In 2013, SB Tactical introduced the AR-pistol “stabilizing brace.” Navy veteran Alex Bosco designed the brace for a wounded warrior who had lost an arm in combat. The ATF approved the device for general use. Many exaggeratedly curious people realized that an AR-15 pistol equipped with a stabilizing brace may be used as a short-barreled rifle (SBR) if you just shoulder it... So Instead of simply keeping it to themselves, just pulling the trigger, and Smiling; or waiting for a precedent to take place... Droves of people worried about violating NFA requirements, Relentlessly wrote the ATF asking for clarification over and over and over... and in May 2014 the ATF answered, in a letter addressed to Sergeant Joe Bradley of the Greenwood Police Department in Colorado Excerpt:
"...Firing of a weapon from a particular position, such as placing the receiver extension of an AR-15 type pistol on the user’s shoulder, does not change the classification of a weapon…. Further, certain firearm accessories such as the SIG stability brace have not been classified by the FTB as shoulder stocks and, therefore, using the brace improperly does not constitute a design change."
But that was not good enough was it ? We all just had to keep pushing and pushing and writing more and more redundant letters to the ATF asking for even more clarification...
With all the activity, anti-gunners got wind of it , and as a result...Just hours before SHOT Show 2015, as a nice little Obama Gun Control era gift, the BATFE released , what im sure was forced by the Anti-Gun Administration, an open letter determining that shouldering and firing a pistol with brace constituted a “redesign” and may fall under the purview of the National Firearms Act (NFA). Here is an excerpt of that Jan 2015 letter that had the gun community up in arms:
"...These items are intended to improve accuracy by using the operator’s forearm to provide stable support for the AR-type pistol. ATF has previously determined that attaching the brace to a firearm does not alter the classification of the firearm or subject the firearm to National Firearms Act (NFA) control. However, this classification is based upon the use of the device as designed. When the device is redesigned for use as a shoulder stock on a handgun with a rifled barrel under 16 inches in length, the firearm is properly classified as a firearm under the NFA. The pistol stabilizing brace was neither “designed” nor approved to be used as a shoulder stock, and therefore use as a shoulder stock constitutes a “redesign” of the device because a possessor has changed the very function of the item. Any individual letters stating otherwise are contrary to the plain language of the NFA, misapply Federal law, and are hereby revoked…Any person who intends to use a handgun stabilizing brace as a shoulder stock on a pistol (having a rifled barrel under 16 inches in length or a smooth bore firearm with a barrel under 18 inches in length) must first file an ATF Form 1 and pay the applicable tax because the resulting firearm will be subject to all provisions of the NFA...." [ Entire ATF letter here]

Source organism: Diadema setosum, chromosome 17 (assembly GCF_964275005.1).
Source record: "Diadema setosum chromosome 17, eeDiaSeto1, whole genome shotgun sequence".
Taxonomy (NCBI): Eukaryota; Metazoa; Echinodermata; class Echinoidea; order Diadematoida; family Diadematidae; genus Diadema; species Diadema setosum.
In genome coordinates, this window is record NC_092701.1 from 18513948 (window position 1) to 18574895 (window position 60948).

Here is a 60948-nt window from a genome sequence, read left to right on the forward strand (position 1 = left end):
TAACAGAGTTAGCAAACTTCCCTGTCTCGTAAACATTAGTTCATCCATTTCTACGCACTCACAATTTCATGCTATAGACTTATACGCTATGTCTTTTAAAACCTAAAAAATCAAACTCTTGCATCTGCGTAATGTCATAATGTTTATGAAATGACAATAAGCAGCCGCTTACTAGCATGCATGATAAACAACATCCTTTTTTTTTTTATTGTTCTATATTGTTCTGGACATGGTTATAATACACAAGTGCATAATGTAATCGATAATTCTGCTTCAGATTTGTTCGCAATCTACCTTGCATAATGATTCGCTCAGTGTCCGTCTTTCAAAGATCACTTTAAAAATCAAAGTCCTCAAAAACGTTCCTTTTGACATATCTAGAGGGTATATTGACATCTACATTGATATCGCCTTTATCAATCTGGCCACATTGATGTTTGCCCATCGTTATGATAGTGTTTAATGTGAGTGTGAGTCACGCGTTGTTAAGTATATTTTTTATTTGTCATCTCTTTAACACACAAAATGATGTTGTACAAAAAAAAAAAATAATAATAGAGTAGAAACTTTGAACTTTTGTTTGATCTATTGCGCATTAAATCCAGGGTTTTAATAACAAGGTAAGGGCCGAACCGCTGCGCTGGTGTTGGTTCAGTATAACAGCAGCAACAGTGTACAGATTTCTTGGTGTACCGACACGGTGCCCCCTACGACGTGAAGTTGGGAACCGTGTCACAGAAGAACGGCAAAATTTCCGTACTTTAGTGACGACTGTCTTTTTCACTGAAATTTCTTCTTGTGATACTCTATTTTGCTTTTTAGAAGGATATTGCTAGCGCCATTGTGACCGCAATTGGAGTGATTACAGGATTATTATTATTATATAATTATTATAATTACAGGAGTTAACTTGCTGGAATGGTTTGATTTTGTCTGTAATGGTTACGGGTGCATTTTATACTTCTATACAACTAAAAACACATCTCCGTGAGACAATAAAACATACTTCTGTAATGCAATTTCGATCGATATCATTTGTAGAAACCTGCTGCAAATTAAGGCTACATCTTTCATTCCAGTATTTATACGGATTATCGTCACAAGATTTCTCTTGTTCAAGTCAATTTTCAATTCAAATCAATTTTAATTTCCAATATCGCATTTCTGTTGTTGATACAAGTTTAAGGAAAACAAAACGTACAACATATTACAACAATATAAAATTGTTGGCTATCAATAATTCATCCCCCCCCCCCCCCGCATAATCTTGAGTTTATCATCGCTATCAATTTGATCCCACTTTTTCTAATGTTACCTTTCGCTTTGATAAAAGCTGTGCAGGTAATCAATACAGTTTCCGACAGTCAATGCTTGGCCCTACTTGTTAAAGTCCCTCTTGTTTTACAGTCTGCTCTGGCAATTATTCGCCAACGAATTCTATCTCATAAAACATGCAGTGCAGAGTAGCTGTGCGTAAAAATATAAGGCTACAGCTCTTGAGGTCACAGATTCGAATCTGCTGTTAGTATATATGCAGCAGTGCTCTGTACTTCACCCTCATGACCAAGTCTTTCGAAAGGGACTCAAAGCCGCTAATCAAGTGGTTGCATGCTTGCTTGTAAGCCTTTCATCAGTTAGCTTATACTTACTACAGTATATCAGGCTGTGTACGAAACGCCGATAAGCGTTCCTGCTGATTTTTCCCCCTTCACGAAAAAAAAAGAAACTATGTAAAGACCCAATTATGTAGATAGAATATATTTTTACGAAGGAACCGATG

I guess we learned our lesson and ceased to push the issue further. The good behavior, proper voting, and patience has finally proven to pay off... try to keep up! <deep inhale> Just 3 days prior to the 2017 NRA Annual Meeting , The ATF has now Reversed The hated 2015 open letter Banning the shouldering of Pistol braces, that reversed the a previous May 2014 determination, stating that Pistol braces could be shouldered as further clarification that the initial 2003 approval of Pistol braces made it a possibility of shouldering a pistol brace that was not intentionally designed to be shouldered... Excerpt of the April 2017 Letter:
"With respect to stabilizing braces, ATF has concluded that attaching the brace to a handgun as a forearm brace does not “make” a short-barreled rifle because in the configuration as submitted to and approved by FATD [Firearms and Ammunition Technology Division], it is not intended to be and cannot comfortably be fired from the shoulder. If, however, the shooter/possessor takes affirmative steps to configure the device for use as a shoulder stock–for example, configuring the brace as to permanently affix it to the end of a buffer tube, (thereby creating a length that has no other purpose than to facilitate its use as a stock), removing the arm-strap, or otherwise undermining its ability to be used as a brace – and then in fact shoots the firearms from the shoulder using the accessory as a shoulder stock that person has objectively “redesigned” the firearm for purposes of the NFA. This conclusion is not based upon the mere fact that the firearm was fired from the shoulder at some point. Therefore, an NFA firearm has not necessarily been made when the device is not re-configured for use as a shoulder stock – even if the attached firearm happens to be fired from the shoulder"
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